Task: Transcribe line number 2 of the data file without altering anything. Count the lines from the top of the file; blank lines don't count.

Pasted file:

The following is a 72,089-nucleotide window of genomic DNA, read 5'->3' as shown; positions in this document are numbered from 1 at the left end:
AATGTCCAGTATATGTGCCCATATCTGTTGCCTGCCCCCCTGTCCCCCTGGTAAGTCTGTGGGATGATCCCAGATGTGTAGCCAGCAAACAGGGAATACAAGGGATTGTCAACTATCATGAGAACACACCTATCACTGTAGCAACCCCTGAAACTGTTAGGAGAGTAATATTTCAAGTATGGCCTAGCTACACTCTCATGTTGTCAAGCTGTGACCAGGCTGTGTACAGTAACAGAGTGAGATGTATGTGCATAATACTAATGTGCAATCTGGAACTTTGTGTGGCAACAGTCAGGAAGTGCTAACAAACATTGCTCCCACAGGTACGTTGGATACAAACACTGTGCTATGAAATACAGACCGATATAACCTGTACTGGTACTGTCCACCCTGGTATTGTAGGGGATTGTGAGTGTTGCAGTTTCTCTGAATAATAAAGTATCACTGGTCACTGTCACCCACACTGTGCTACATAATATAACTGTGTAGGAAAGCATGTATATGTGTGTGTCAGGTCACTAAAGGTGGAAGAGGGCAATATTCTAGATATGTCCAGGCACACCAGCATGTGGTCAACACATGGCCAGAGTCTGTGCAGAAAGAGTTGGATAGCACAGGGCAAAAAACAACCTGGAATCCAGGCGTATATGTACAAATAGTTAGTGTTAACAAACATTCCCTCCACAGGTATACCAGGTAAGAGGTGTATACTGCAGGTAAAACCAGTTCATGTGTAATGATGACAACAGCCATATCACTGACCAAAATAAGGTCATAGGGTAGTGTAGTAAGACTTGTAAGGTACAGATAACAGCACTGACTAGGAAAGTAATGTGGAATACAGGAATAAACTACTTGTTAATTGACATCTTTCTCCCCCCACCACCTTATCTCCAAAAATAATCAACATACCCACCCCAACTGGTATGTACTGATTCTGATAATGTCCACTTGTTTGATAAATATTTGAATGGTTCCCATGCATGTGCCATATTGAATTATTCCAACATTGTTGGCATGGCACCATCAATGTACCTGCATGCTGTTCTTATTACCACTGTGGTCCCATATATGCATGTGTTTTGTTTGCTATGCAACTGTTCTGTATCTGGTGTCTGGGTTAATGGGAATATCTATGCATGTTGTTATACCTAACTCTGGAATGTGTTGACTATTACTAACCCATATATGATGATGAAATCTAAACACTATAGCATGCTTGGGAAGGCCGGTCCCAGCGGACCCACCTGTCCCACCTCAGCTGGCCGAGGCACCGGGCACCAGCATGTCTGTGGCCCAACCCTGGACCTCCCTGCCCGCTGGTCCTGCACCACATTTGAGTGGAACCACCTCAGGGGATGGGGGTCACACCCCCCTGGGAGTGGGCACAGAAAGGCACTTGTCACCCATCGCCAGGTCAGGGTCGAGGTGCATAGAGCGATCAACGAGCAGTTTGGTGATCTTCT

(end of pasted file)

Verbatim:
AATGTCCAGTATATGTGCCCATATCTGTTGCCTGCCCCCCTGTCCCCCTGGTAAGTCTGTGGGATGATCCCAGATGTGTAGCCAGCAAACAGGGAATACAAGGGATTGTCAACTATCATGAGAACACACCTATCACTGTAGCAACCCCTGAAACTGTTAGGAGAGTAATATTTCAAGTATGGCCTAGCTACACTCTCATGTTGTCAAGCTGTGACCAGGCTGTGTACAGTAACAGAGTGAGATGTATGTGCATAATACTAATGTGCAATCTGGAACTTTGTGTGGCAACAGTCAGGAAGTGCTAACAAACATTGCTCCCACAGGTACGTTGGATACAAACACTGTGCTATGAAATACAGACCGATATAACCTGTACTGGTACTGTCCACCCTGGTATTGTAGGGGATTGTGAGTGTTGCAGTTTCTCTGAATAATAAAGTATCACTGGTCACTGTCACCCACACTGTGCTACATAATATAACTGTGTAGGAAAGCATGTATATGTGTGTGTCAGGTCACTAAAGGTGGAAGAGGGCAATATTCTAGATATGTCCAGGCACACCAGCATGTGGTCAACACATGGCCAGAGTCTGTGCAGAAAGAGTTGGATAGCACAGGGCAAAAAACAACCTGGAATCCAGGCGTATATGTACAAATAGTTAGTGTTAACAAACATTCCCTCCACAGGTATACCAGGTAAGAGGTGTATACTGCAGGTAAAACCAGTTCATGTGTAATGATGACAACAGCCATATCACTGACCAAAATAAGGTCATAGGGTAGTGTAGTAAGACTTGTAAGGTACAGATAACAGCACTGACTAGGAAAGTAATGTGGAATACAGGAATAAACTACTTGTTAATTGACATCTTTCTCCCCCCACCACCTTATCTCCAAAAATAATCAACATACCCACCCCAACTGGTATGTACTGATTCTGATAATGTCCACTTGTTTGATAAATATTTGAATGGTTCCCATGCATGTGCCATATTGAATTATTCCAACATTGTTGGCATGGCACCATCAATGTACCTGCATGCTGTTCTTATTACCACTGTGGTCCCATATATGCATGTGTTTTGTTTGCTATGCAACTGTTCTGTATCTGGTGTCTGGGTTAATGGGAATATCTATGCATGTTGTTATACCTAACTCTGGAATGTGTTGACTATTACTAACCCATATATGATGATGAAATCTAAACACTATAGCATGCTTGGGAAGGCCGGTCCCAGCGGACCCACCTGTCCCACCTCAGCTGGCCGAGGCACCGGGCACCAGCATGTCTGTGGCCCAACCCTGGACCTCCCTGCCCGCTGGTCCTGCACCACATTTGAGTGGAACCACCTCAGGGGATGGGGGTCACACCCCCCTGGGAGTGGGCACAGAAAGGCACTTGTCACCCATCGCCAGGTCAGGGTCGAGGTGCATAGAGCGATCAACGAGCAGTTTGGTGATCTTCT